by Brian Hioe

Photo Credit: 林艾德/Facebook

ANGER HAS broken out after the KMT disrupted a meeting of the Judiciary and Organic Laws and Statutes Committee confirming the budget of the Transitional Justice Commission and its plans for the upcoming year. The KMT was protesting the appointment of Yang Tsui as chair, of whom the KMT has sought a legal injunction to try and prevent the appointment of, but which was turned down by the Taipei High Administrative Court.

A picture of KMT members knocking over a table and looking as though they intended to hit Yang subsequently went viral on the Internet, further stoking outrage. Yang, a well-known history professor, is the granddaughter of the leftist writer Yang Kui, who was persecuted by KMT during the authoritarian period, as well as the mother of noted Sunflower Movement activist Denis Wei. Yang Kui, who wrote the socialist realist novel The Newspaper Man, was imprisoned for twelve years in 1949 for advocating for the release of political prisoners.

One version of the photo which has gone viral online. Photo credit: Taiwan Fugue/Facebook

It has not gone unnoticed that this scene appears as though members of the KMT, who carried out the White Terror during the authoritarian period, were attempting to attack the family member of a victim of White Terror political persecution—all the while as KMT members decry themselves to be the true victims of political persecution with regards to the Transitional Justice Commission’s probe into their past crimes. To this extent, it proves further ironic that the meeting disrupted by the KMT took place on International Human Rights Day and the 39th anniversary of the Kaohsiung Incident. The latter was an incident in which the KMT cracked down on demonstrations that had grown out of the first large-scale celebration of International Human Rights Day in Taiwan, and which was used as a justification by the KMT to crack down on opposition lawmakers.

As a result of disruptions by the KMT, the meeting was adjourned after thirteen minutes by Chou Chun-mi, the DPP legislator who co-chairs the Judiciary and Organic Laws and Statutes Committee.

The Transitional Justice Commission has suffered some blows to its credibility in past months after deputy chairman Chang Tien-chin made comments suggesting that the commission should try to influence public opinion in upcoming elections by raising the past record of the KMT’s New Taipei mayoral candidate Hou You-yi. As a high-ranking police official, Hou presided over the series of events which led to the self-immolation of publisher “Nylon” Deng Nan-jung, remembered as Taiwan’s “father of free speech.” However, it is generally an issue in Taiwan that many culprits of crimes during the authoritarian period never faced charges and continue to be active figures in public life well into the democratic period, as a result of which, it is very hard to call them to task for their past crimes in the present.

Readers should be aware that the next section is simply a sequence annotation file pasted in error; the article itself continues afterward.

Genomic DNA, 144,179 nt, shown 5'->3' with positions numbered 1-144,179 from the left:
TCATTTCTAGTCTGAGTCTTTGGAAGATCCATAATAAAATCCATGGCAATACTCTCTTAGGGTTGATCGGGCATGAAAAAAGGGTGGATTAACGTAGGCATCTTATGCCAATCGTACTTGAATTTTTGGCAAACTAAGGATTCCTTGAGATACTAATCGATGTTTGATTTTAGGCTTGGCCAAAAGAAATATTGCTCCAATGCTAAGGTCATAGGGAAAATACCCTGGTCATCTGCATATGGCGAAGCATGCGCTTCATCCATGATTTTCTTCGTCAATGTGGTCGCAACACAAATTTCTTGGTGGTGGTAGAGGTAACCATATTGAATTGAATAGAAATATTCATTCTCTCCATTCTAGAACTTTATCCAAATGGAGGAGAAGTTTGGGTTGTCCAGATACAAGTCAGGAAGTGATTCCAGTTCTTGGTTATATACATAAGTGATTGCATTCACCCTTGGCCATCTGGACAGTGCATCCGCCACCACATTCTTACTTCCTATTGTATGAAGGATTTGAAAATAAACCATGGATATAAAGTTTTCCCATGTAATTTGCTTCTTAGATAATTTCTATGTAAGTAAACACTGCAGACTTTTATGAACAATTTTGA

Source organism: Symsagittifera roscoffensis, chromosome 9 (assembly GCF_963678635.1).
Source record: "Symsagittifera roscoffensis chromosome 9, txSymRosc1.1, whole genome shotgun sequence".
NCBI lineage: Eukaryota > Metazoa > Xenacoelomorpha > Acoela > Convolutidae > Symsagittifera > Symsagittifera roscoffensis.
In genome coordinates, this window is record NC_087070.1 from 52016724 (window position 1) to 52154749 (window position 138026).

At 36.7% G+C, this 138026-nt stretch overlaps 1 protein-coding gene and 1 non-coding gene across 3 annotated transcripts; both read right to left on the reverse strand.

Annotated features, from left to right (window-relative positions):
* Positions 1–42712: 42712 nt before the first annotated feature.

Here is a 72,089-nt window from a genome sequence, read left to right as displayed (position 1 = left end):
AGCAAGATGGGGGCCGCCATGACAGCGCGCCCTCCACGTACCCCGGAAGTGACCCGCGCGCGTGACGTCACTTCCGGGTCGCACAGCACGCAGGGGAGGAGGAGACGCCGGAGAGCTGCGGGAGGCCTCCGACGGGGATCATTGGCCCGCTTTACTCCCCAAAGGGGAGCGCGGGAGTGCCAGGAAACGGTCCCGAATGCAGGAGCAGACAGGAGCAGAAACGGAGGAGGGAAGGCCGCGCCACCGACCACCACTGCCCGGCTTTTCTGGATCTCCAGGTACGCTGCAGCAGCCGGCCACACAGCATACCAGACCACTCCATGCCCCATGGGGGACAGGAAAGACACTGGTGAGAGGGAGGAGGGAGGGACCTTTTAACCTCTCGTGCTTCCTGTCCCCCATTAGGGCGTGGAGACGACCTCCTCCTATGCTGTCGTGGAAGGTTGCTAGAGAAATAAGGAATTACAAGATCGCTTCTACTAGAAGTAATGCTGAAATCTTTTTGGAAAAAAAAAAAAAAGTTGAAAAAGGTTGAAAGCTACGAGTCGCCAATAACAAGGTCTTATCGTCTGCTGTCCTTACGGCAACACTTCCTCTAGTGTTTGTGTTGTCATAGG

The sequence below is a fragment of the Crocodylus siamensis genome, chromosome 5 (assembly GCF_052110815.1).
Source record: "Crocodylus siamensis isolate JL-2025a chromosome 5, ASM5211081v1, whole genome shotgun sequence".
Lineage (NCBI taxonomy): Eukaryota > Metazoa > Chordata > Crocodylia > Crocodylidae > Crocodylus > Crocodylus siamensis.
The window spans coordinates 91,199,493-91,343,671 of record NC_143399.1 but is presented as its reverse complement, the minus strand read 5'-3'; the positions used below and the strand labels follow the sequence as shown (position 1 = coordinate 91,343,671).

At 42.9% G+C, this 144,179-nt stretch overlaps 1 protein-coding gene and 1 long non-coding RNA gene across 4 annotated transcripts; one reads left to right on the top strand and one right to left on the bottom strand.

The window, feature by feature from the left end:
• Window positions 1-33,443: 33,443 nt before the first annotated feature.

After a recording of Chang’s comments was leaked to the media by another member of the commission, Chang and other senior Transitional Justice Commission officials were forced to resign, leading Yang Tsui to take up a position as chair of the commission.

Yang Tsui speaking at an International Human Rights Day commemoration in 2016. Photo credit: Presidential Office

The KMT has also adopted the strategy of posing legal challenges to both the Transitional Justice Commission and the ongoing probe into illicit party assets from property seizures during the authoritarian period that the KMT retained into the transition to democracy. This has been successful in some cases. This can be observed in the lifting of the assets freeze on the Chinese Women’s League after a ruling by the Taipei High Administrative Court, and a legal challenge to the Act Governing the Handling of Ill-gotten Properties by Political Parties and Their Affiliate Organizations—which was the mandate for the creation of the Ill-gotten Party Assets Settlement Committee—that is now set to head to the Supreme Administrative Court, the appellate court for the Taipei High Administrative Court, for a constitutional interpretation.

On the other hand, the Transitional Justice Commission recently exonerated 1,505 people who were previously found guilty of crimes under the KMT, with the government carrying out official ceremonies to mark their exoneration. This can be seen as a success of the Transitional Justice Commission in restoring the names and reputations of some of those persecuted by the KMT during the White Terror. Yet at the same time, it remains that the Transitional Justice Commission will likely face issues if it does try to call the culprits of past crimes during the authoritarian period to task, and it will no doubt continue to meet heavy resistance from the KMT. Efforts to realize transitional justice in Taiwan continue to face challenges, then.

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